The router 64 possesses a communication link, typically in the form of an internal network 71, to a measurement and monitoring server 72. The server 72 typically takes the form of a computer or the like, having links to one of databases, such as database 73, that stores data that enables the server to execute various tests on the routing information to detect and report violations of advertised routes. As will become better understood by reference to FIG. 3, among the tests executed by the server 72 is a comparison of the received routing information to reference routing information that is stored in the database 73 to detect missing or modified routes. Upon detecting a missing or modified route, the server 72 may issue a note to a trouble ticket system 74 that in turn issues a notification to a technician who will manually proceed to take the appropriate action to correct the routing violation, such as repairing a broken link in the case of a missing route. The trouble ticket system 74 may also possess the capability of acting automatically, such as updating peer, ISP, and non-peer routing tables to correct a missing or modified route.
FIG. 3 depicts in flow chart form the steps executed by the server 72 of FIG. 2 to detect and report violations of routes advertised by the peers 12—18, ISPs 20-24 and non-peers (not shown) of FIG. 1. The process executed by the server 72 of FIG. 2 to detect and report advertised route violations commences upon receipt of the full routing information from each source (i.e., peer, ISP and non-peer) during step 100 of FIG. 3. Thereafter, the server 72 tests for missing as well as modified routes during step 110. Typically, the server 72 of FIG. 2 tests for missing as well as modified routes by comparing the routing information received during step 110 to a reference list of routes officially advertised by each ISP obtained by querying the database 73 containing such information.
During the comparison performed during step 110 of FIG. 3, the server 72 may discover that an advertised route no longer exists within ISP 20. For example, the ISP 20 of FIG. 1 may not see a route to customer 30 of ISP 24, while that route is being advertised by ISP 24 directly to ISP 20 for reasons not discussed here. Thus, while the ISP 24 of FIG. 1 may advertise this route, in actuality the route is “missing” in ISP 20, and any packets destined from ISP 20 back to customer 30, cannot pass there-across. Thus, during the comparison step 110 of FIG. 3, the server 72 of FIG. 2 will find this previously advertised route missing from the actual list of routes monitored in ISP 20, whereupon the server will report the route missing during step 130.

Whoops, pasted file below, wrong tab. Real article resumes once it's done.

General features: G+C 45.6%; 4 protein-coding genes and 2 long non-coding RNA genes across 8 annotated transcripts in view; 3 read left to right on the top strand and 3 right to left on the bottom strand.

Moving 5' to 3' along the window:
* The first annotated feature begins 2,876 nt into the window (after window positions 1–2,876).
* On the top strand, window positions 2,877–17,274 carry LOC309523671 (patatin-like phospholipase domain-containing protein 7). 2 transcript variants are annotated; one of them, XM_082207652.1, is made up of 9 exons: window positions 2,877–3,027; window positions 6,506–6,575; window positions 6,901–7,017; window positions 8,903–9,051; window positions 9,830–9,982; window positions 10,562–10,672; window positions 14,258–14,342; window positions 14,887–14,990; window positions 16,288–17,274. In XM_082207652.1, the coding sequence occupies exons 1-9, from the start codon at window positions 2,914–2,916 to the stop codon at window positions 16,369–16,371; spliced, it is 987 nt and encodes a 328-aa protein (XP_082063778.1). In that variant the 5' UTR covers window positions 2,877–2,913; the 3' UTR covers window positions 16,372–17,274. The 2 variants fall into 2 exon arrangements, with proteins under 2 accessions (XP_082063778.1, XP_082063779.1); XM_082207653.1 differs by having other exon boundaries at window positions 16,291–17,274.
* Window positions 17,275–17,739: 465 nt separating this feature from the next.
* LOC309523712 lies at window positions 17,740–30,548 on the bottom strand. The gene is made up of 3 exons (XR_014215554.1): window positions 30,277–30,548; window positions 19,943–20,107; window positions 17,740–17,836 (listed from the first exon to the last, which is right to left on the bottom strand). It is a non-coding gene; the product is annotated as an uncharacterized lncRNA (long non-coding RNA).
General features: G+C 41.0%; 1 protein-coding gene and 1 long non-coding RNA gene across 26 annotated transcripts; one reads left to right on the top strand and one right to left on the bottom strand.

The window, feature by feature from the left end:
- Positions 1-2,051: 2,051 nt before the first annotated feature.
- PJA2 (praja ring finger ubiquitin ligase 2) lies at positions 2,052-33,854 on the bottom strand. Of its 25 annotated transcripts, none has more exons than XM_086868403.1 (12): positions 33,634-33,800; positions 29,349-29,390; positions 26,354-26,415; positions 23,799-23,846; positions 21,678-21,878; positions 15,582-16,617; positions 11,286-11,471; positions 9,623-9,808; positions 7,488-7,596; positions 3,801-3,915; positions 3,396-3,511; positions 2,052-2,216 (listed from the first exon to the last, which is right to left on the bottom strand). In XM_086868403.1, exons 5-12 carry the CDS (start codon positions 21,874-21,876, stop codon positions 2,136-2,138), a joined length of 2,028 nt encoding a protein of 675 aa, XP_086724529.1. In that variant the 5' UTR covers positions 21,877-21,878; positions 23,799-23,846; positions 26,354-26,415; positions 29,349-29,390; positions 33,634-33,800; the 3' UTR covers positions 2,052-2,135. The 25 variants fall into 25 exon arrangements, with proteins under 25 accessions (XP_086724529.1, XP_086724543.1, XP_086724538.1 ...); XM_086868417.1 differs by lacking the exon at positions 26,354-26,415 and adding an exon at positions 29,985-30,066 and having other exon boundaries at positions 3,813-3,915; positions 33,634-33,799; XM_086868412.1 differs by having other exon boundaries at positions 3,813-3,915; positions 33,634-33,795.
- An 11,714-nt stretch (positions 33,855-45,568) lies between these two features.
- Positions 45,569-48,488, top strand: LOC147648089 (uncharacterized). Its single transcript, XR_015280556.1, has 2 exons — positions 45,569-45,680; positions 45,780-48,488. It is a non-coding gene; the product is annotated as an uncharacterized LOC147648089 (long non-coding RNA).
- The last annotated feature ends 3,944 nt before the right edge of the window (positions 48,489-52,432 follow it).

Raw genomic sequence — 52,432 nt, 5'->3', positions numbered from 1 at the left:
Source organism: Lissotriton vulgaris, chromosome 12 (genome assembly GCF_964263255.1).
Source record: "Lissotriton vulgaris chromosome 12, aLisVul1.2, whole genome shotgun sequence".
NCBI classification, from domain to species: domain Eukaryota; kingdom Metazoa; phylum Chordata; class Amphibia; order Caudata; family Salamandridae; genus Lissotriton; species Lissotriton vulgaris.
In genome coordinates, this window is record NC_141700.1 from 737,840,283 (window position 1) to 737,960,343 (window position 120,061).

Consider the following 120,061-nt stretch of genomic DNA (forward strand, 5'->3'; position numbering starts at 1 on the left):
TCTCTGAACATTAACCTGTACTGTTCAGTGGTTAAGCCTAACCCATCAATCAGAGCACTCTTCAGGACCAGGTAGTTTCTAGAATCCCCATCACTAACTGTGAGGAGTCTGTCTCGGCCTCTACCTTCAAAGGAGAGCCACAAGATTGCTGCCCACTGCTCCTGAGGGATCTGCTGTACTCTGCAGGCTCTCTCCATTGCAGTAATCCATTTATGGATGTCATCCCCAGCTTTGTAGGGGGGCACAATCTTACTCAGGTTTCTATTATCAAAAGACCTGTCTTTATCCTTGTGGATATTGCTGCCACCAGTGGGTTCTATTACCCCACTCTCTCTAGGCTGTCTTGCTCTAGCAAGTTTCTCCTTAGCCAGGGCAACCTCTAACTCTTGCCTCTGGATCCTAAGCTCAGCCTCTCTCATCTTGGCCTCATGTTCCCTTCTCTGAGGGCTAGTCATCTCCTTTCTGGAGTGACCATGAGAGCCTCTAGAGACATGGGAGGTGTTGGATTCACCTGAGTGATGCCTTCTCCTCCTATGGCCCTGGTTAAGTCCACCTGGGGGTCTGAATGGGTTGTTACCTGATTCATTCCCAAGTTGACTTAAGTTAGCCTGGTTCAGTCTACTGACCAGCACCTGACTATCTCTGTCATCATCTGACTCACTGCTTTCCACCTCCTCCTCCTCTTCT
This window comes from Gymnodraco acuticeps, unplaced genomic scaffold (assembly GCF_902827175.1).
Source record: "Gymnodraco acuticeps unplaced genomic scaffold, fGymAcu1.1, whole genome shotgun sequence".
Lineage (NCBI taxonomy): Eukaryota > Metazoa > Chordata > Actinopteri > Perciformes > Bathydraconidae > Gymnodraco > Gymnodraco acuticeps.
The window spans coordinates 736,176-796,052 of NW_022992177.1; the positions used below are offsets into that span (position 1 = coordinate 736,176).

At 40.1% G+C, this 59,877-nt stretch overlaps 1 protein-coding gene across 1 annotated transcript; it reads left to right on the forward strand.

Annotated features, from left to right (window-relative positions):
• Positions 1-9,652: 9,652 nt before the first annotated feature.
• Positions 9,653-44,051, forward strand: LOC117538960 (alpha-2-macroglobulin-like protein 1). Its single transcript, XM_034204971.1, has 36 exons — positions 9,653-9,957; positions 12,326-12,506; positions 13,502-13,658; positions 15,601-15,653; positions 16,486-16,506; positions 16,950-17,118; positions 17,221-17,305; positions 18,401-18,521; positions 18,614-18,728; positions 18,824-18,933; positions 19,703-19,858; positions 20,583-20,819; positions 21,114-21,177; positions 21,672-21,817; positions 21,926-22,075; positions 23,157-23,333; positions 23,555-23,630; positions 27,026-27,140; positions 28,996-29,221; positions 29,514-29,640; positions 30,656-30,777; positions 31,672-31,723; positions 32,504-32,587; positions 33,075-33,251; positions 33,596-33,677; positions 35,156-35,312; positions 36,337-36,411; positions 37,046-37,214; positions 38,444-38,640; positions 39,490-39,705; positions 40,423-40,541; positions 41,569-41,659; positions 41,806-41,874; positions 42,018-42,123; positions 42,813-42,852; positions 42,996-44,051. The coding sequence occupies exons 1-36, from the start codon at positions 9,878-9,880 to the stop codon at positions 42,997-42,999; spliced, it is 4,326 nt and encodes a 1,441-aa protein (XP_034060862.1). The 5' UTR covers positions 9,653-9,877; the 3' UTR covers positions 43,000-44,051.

During the comparison performed during step 110, the server 72 may find that the advertised route exists, but not in its original form. For example, although ISP 24 advertises a route to customer 30 with itself (ISP 24) as the origin of that route (AS_Origin), Peer 16 may choose an alternate route to customer 30, incorrectly advertised from Peer 14 via Peer 12, since it may have been advertised with a lower cost. In this case, there will be an incorrect AS_Origin of Peer 14 associated with it. In such cases, peer 16, instead of routing traffic to the ISP 24 over link 56, may actually route the traffic over link 40, peer 12, link 38 and peer 14, all of FIG. 1. This route will in turn lead to black-holing of the packets destined for customer 30 of ISP 24. In the above example, there is a route where the actual Autonomous System origin (AS_origin) is other than the origin ISP's Autonomous System (ISP 24). Upon detecting a modified route, the server 72 issues a report during step 140 of FIG. 3 that the route under scrutiny was modified.
Following step 130 upon detection of a missing route, the server 72 of FIG. 2 issues a note of a missing route, to the trouble ticket system 74 of FIG. 2. In a similar manner, the server 72 of FIG. 2, upon detecting a modified route, then issues a note indicating a modified route (with the AS-Path and origin AS information) to the trouble ticket system 74. In response, the trouble ticket system 74 alerts a technician to manually undertake needed work to address the problem associated with the missing and modified routes. Such work may include repair or replacement of any malfunctioning hardware and/or software, and/or updating of routing information. The trouble ticket system 74 may itself effect the needed work and/or routing updates automatically, or cause other systems (not shown) to do so automatically.
The monitoring system 62 of FIG. 2 affords the ability to detect the following types of routing violations:
Missing Routes to an Autonomous System Backbone